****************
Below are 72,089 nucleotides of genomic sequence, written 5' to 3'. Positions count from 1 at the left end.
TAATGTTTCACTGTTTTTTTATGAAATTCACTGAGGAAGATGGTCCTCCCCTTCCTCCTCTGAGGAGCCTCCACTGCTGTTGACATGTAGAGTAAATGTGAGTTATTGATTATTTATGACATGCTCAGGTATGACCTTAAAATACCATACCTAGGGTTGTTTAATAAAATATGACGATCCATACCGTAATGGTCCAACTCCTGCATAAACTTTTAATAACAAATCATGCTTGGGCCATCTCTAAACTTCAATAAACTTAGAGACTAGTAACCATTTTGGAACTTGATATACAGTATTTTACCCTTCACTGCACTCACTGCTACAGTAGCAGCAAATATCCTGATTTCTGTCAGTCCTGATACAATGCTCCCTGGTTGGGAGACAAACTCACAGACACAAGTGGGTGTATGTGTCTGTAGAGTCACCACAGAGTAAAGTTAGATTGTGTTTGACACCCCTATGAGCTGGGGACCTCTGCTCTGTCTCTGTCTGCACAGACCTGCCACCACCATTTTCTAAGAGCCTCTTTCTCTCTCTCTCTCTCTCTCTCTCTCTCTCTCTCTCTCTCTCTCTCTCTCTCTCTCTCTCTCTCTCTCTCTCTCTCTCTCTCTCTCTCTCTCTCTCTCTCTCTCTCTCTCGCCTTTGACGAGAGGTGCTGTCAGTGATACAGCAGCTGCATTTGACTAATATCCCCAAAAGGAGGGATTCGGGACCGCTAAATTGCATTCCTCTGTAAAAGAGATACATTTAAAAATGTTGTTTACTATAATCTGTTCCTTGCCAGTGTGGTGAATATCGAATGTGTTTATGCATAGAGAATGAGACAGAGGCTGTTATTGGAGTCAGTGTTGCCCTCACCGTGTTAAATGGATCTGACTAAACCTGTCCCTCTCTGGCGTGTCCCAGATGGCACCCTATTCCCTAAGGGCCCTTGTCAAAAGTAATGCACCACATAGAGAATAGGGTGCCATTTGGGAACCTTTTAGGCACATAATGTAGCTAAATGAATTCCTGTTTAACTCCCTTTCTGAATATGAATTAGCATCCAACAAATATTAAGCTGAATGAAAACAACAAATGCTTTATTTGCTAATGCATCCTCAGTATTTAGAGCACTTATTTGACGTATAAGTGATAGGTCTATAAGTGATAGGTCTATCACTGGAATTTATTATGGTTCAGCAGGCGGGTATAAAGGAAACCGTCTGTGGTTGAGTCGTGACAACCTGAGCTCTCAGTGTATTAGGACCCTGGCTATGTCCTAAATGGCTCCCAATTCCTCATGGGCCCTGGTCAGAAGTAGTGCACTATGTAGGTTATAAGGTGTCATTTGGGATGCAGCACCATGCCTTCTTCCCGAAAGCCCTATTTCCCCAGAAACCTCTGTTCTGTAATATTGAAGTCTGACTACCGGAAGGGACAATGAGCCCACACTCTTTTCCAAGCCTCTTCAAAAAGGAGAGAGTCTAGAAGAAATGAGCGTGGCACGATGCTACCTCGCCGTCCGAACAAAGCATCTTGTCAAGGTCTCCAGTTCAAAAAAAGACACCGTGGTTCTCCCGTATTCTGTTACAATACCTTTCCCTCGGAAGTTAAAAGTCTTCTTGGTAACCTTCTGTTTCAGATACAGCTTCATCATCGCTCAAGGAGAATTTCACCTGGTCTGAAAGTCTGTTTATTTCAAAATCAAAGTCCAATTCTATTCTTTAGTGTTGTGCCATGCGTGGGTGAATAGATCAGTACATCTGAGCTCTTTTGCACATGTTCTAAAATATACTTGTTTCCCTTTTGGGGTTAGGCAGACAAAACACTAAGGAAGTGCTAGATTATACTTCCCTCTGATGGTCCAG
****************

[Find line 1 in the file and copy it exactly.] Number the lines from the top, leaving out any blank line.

Below are 72,089 nucleotides of genomic sequence, written 5' to 3'. Positions count from 1 at the left end.